A Compiler is a program or set of programs that converts source code written in a high-level language to low-level language (assembly language or machine language). A programming language can have many compilers. For example – GCC C, Turbo C, Quick C etc. are different compilers for C programming language.
Why do we need a compiler?
A Computer understands only binary language and executes instructions coded in binary language. It cannot execute a single instruction given in any other form. Therefore, we must provide instructions to the computer in binary language. Means we must write computer programs entirely in binary language (sequence of 0s and 1s).
But think for a while, how cumbersome programming would have been, if we have to write every program as a sequence of 0s and 1s? It would have been a nightmare to write complex software's. Humans are good at giving instructions in English language, whereas computers can only process binary language.
So, there was a need of a translator that translates the computer instructions given in English language to binary language. Hence, to accomplish the job of a translator compiler was invented. The world’s first compiler was written by Grace Hopper in 1952 for the A-0 programming language.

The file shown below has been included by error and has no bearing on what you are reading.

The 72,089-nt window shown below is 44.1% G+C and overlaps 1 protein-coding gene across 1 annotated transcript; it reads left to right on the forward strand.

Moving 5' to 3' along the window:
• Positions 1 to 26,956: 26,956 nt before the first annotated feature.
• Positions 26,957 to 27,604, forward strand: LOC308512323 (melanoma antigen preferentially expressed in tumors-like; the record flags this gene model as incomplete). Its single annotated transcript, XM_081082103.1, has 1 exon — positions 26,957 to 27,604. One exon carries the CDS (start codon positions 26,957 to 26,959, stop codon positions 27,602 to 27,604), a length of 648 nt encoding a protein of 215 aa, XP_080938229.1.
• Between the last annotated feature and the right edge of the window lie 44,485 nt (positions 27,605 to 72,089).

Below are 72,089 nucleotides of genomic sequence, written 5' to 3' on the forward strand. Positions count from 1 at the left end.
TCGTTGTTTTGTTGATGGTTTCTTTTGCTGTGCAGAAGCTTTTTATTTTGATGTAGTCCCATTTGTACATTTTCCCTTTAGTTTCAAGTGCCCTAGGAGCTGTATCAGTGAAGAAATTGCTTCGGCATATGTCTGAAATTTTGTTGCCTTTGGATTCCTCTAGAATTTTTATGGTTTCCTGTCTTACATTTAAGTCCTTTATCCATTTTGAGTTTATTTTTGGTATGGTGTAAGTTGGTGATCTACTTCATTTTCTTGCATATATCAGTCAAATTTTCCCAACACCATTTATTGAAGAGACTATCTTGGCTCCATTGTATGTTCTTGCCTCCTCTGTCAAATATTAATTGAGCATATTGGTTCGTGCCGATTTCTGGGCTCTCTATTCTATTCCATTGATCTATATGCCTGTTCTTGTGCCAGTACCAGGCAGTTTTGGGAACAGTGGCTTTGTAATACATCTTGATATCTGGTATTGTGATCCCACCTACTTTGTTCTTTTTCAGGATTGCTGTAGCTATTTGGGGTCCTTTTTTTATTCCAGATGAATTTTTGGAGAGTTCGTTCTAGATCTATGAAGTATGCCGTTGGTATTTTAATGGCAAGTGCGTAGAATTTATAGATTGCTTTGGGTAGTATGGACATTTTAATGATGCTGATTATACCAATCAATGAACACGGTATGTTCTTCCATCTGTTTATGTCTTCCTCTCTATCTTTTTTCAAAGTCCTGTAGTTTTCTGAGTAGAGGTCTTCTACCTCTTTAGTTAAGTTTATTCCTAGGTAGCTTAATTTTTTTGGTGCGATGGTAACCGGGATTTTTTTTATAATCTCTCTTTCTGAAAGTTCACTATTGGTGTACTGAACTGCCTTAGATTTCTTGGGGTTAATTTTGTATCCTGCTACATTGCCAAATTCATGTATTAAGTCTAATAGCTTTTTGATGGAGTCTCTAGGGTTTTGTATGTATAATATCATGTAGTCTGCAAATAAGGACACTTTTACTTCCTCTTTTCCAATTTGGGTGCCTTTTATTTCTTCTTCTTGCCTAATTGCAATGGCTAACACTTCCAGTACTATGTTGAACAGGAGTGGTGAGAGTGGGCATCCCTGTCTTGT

What do a compiler do?
Apart from translating source code from high level language to low level language, compiler has other responsibilities too. After reading source code written in high level language it performs below operations -
- Performs a pre-processing of source code. Gather all files required for the source code to compile.
- Parses the entire source code. Checks for any syntax errors in the source code.
- Performs a thorough syntax analysis of the source code. To understand the structure and semantic of the source code.
- Optionally translates the source code in an intermediate code known as object code to enhance the performance.
- Translates the object code to binary language known as executable code.
Some popular compilers
|BASIC||FreeBASIC||FreeBASIC development team|
|C||GCC C||GNU Project|
|Borland Turbo C||Embarcadero|
|Java||javac||Sun Microsystems (Owned by Oracle)|